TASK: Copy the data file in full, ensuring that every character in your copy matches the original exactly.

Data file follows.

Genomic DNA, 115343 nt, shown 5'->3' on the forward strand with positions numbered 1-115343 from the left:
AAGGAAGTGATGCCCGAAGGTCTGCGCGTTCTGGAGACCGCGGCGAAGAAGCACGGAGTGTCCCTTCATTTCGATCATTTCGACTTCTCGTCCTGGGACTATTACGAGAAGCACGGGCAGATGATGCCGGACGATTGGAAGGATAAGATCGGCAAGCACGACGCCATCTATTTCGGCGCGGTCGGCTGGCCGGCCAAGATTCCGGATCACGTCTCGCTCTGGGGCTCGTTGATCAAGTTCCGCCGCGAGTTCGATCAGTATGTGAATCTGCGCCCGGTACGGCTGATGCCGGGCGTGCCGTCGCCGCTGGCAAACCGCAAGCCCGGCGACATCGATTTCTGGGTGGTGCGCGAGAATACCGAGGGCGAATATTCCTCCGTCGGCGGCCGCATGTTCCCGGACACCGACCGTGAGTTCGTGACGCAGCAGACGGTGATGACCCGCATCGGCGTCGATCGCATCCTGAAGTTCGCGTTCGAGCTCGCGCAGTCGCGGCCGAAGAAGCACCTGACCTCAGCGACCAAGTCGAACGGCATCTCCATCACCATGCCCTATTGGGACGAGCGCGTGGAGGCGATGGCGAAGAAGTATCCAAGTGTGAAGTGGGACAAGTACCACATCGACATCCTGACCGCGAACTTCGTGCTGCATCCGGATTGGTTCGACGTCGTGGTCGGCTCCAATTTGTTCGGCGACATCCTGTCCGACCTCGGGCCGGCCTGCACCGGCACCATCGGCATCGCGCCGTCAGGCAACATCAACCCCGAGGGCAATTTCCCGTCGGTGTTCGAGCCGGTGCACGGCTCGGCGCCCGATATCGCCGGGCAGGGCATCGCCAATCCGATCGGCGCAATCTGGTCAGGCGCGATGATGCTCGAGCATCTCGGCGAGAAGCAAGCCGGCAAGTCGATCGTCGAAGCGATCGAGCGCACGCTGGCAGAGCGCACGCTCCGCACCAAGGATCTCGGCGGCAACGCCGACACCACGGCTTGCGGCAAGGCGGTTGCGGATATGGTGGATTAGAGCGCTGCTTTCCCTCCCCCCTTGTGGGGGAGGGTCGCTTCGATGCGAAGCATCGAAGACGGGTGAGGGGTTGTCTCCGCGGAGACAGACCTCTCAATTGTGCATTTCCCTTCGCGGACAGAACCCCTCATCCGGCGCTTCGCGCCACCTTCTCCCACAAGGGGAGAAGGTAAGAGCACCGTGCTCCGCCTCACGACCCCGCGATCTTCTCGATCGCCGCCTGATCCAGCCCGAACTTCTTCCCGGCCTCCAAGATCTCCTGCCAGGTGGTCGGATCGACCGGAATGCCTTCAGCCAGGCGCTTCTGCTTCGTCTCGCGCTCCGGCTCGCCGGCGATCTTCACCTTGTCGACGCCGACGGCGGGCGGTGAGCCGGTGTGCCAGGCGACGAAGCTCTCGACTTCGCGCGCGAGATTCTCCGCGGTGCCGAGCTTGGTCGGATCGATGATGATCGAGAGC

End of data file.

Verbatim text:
Genomic DNA, 115343 nt, shown 5'->3' on the forward strand with positions numbered 1-115343 from the left:
AAGGAAGTGATGCCCGAAGGTCTGCGCGTTCTGGAGACCGCGGCGAAGAAGCACGGAGTGTCCCTTCATTTCGATCATTTCGACTTCTCGTCCTGGGACTATTACGAGAAGCACGGGCAGATGATGCCGGACGATTGGAAGGATAAGATCGGCAAGCACGACGCCATCTATTTCGGCGCGGTCGGCTGGCCGGCCAAGATTCCGGATCACGTCTCGCTCTGGGGCTCGTTGATCAAGTTCCGCCGCGAGTTCGATCAGTATGTGAATCTGCGCCCGGTACGGCTGATGCCGGGCGTGCCGTCGCCGCTGGCAAACCGCAAGCCCGGCGACATCGATTTCTGGGTGGTGCGCGAGAATACCGAGGGCGAATATTCCTCCGTCGGCGGCCGCATGTTCCCGGACACCGACCGTGAGTTCGTGACGCAGCAGACGGTGATGACCCGCATCGGCGTCGATCGCATCCTGAAGTTCGCGTTCGAGCTCGCGCAGTCGCGGCCGAAGAAGCACCTGACCTCAGCGACCAAGTCGAACGGCATCTCCATCACCATGCCCTATTGGGACGAGCGCGTGGAGGCGATGGCGAAGAAGTATCCAAGTGTGAAGTGGGACAAGTACCACATCGACATCCTGACCGCGAACTTCGTGCTGCATCCGGATTGGTTCGACGTCGTGGTCGGCTCCAATTTGTTCGGCGACATCCTGTCCGACCTCGGGCCGGCCTGCACCGGCACCATCGGCATCGCGCCGTCAGGCAACATCAACCCCGAGGGCAATTTCCCGTCGGTGTTCGAGCCGGTGCACGGCTCGGCGCCCGATATCGCCGGGCAGGGCATCGCCAATCCGATCGGCGCAATCTGGTCAGGCGCGATGATGCTCGAGCATCTCGGCGAGAAGCAAGCCGGCAAGTCGATCGTCGAAGCGATCGAGCGCACGCTGGCAGAGCGCACGCTCCGCACCAAGGATCTCGGCGGCAACGCCGACACCACGGCTTGCGGCAAGGCGGTTGCGGATATGGTGGATTAGAGCGCTGCTTTCCCTCCCCCCTTGTGGGGGAGGGTCGCTTCGATGCGAAGCATCGAAGACGGGTGAGGGGTTGTCTCCGCGGAGACAGACCTCTCAATTGTGCATTTCCCTTCGCGGACAGAACCCCTCATCCGGCGCTTCGCGCCACCTTCTCCCACAAGGGGAGAAGGTAAGAGCACCGTGCTCCGCCTCACGACCCCGCGATCTTCTCGATCGCCGCCTGATCCAGCCCGAACTTCTTCCCGGCCTCCAAGATCTCCTGCCAGGTGGTCGGATCGACCGGAATGCCTTCAGCCAGGCGCTTCTGCTTCGTCTCGCGCTCCGGCTCGCCGGCGATCTTCACCTTGTCGACGCCGACGGCGGGCGGTGAGCCGGTGTGCCAGGCGACGAAGCTCTCGACTTCGCGCGCGAGATTCTCCGCGGTGCCGAGCTTGGTCGGATCGATGATGATCGAGAGC